Abstract

Khazzan field, situated in Block 61 in northern Oman, contains hydrocarbons at several deep levels, including the Barik, Miqrat, Amin and Buah formations. The Barik and Amin reservoirs are being developed in the southern portion of the block to produce 1 bcf/d of gas by end 2017. The development, jointly owned by Oman Oil Company (40%) and BP (60% and operator), will cost over 16 billion US$ and will include a central processing facility and surface facilities for about 300 wells. Most of the wells will be 1000m long horizontal wells, completed using multiple hydraulic fracturing techniques. The two other reservoirs, Miqrat and Buah, contain high H2S levels; these will not be developed at this phase due to high subsurface uncertainties and the cost to process the sour development.

This paper presents a case study of an evolving reservoir description of a large, tight gas reservoir, the Barik Formation. It is rare to embark on a major “greenfield” reservoir development of a tight gas reservoir with limited static and almost no dynamic data. The reservoir description is essential to the successful evaluation and management of the inherent subsurface uncertainty at this stage in the field development. Building an associated appraisal plan and being flexible to new understanding is required to make the development a success. The reservoir description is guiding the ongoing appraisal activities in an attempt to reduce the risk and increase the overall project value.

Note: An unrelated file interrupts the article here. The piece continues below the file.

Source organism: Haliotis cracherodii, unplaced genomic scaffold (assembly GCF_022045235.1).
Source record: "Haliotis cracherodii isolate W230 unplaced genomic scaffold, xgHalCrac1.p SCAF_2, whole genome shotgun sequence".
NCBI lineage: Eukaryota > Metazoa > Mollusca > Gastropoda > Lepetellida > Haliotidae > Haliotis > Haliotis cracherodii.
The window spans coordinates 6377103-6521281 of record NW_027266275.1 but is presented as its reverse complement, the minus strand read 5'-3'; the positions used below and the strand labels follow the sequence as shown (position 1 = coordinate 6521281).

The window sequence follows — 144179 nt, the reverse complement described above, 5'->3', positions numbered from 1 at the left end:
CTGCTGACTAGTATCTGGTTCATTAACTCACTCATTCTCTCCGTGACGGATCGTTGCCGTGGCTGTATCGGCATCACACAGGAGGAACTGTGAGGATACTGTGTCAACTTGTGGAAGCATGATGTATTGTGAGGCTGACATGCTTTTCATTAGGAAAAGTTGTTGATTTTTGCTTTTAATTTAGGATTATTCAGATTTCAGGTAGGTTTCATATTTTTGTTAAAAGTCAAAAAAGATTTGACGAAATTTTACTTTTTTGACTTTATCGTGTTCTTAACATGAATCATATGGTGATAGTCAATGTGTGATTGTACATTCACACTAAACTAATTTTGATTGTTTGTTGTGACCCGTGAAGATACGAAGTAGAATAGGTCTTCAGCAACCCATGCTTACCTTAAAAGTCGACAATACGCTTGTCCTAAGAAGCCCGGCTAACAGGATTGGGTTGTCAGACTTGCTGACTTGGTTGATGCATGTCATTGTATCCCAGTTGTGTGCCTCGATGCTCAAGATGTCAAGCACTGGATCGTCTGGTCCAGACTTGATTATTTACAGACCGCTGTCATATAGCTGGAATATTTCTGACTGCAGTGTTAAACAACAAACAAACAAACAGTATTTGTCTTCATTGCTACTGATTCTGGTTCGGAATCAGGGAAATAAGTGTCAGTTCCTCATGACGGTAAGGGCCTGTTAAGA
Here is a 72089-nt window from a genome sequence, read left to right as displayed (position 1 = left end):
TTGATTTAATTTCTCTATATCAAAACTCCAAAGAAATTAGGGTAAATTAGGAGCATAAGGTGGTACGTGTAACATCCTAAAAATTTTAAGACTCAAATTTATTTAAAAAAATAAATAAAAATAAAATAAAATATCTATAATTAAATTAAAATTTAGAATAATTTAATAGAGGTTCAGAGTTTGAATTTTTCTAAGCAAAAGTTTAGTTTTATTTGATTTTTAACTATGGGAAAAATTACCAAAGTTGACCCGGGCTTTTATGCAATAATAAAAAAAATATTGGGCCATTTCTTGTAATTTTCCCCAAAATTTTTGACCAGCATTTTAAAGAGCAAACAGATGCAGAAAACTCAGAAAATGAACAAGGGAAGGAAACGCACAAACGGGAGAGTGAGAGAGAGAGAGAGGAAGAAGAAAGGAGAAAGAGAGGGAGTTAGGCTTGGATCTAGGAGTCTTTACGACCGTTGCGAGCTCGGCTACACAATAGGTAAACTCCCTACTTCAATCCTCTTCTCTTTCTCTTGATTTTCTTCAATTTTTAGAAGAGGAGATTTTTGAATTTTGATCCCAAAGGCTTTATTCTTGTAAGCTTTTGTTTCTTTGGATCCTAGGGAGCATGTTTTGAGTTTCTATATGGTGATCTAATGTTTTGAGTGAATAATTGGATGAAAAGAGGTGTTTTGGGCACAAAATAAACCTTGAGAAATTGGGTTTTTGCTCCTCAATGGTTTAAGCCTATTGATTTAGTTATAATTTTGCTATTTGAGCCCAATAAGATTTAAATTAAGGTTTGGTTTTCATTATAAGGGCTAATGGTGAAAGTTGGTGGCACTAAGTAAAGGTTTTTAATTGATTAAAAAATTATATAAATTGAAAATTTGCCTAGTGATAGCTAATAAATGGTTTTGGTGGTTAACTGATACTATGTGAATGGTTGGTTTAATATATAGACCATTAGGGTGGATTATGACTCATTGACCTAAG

This paper presents the evolution of the reservoir description over the last 6 years of BP activity in Block 61 in the Sultanate of Oman. It reviews three stages of reservoir description: Pre-Appraisal, Mid-Appraisal, and Development. The pre-appraisal description was built using the pre-bid data package and published literature to support the commercial access decisions. The Mid Appraisal description provided a health-check for development readiness and appraisal plan revision. Finally, the Development description is presented in a 3D geo-cellular model which is based on the summary of the appraisal activities and supporting field development learnings. The paper discusses these descriptions and the benefits of the changing description, explanation of the advantages of front end loading at the early appraisal stage and how this has led us to our current state

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